Andrew Schwartzman of the Media Access Project, a public interest telecommunications law firm in Washington, D.C., has been briefed on the talks by some of the negotiators. He says he believes that the FCC might approve a waiver if Murdoch and the minority advocates are able to come to terms. “Kennard is very anxious to make something happen,” he says. “You have to assume that it’s a serious venture that will get a careful and receptive look.”
Murdoch has received exemptions from the FCC before. In 1993, the commission waived its “cross-ownership” rule — which bars companies from owning a newspaper and a radio or TV station in the same market — allowing Murdoch to buy back the New York Post. The FCC did so because, it said, Murdoch — who had been forced to sell the Post five years earlier because he owned a Fox TV affiliate in New York — was the only person who could prevent the Post from falling into bankruptcy.
Two years later, the FCC chose to go against the recommendations of its own staff, which found that Murdoch’s Australia-based News Corp. should be defined as a foreign company and have its U.S. TV holdings limited to 25 percent. Instead, the FCC decided that since Murdoch had served the “public interest” by founding a fourth national network, he should be allowed to maintain full control of his TV stations.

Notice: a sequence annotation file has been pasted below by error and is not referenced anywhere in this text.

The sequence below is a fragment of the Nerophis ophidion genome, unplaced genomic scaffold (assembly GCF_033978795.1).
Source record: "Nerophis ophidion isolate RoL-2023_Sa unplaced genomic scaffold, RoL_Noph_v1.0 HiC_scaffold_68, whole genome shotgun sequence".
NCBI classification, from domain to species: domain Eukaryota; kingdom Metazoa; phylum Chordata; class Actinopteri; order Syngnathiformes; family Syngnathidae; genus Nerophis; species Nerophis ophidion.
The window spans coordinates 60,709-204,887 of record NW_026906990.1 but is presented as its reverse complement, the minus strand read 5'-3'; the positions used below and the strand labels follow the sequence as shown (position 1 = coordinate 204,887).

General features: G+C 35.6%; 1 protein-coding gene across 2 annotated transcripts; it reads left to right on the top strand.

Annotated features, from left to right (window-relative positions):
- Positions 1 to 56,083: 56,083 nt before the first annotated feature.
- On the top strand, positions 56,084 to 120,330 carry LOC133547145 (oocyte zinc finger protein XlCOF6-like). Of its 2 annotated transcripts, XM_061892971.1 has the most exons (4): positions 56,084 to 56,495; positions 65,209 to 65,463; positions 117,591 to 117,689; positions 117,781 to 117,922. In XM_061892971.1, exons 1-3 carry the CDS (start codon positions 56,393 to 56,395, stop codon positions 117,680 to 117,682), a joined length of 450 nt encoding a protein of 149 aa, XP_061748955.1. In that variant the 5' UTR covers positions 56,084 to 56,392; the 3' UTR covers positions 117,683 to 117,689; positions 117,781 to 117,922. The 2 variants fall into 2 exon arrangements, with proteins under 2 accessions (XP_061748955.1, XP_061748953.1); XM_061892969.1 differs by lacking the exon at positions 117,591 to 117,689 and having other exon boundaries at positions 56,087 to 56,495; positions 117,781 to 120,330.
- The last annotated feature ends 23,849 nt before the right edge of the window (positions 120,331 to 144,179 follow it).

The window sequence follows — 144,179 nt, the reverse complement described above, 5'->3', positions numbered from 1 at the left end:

Then-FCC Commissioner James Quello championed Murdoch’s cause in both cases. After the most recent waiver, Murdoch hired two Quello associates — his former special counsel and a close family friend — as lobbyists for News Corp.
This latest deal is particularly ironic because Murdoch has frequently been at odds with minority groups. In 1996, he gave $1 million to the California state GOP during the last few weeks of the Proposition 209 campaign, when the party was devoting significant resources to winning voter support for the anti-affirmative action ballot initiative. In 1997, Murdoch reportedly urged Ward Connerly, a University of California regent who launched the Prop. 209 effort, to challenge Sen. Barbara Boxer (D-Calif.) in her upcoming re-election campaign.
Ken Silverstein is a Mother Jones contributing writer.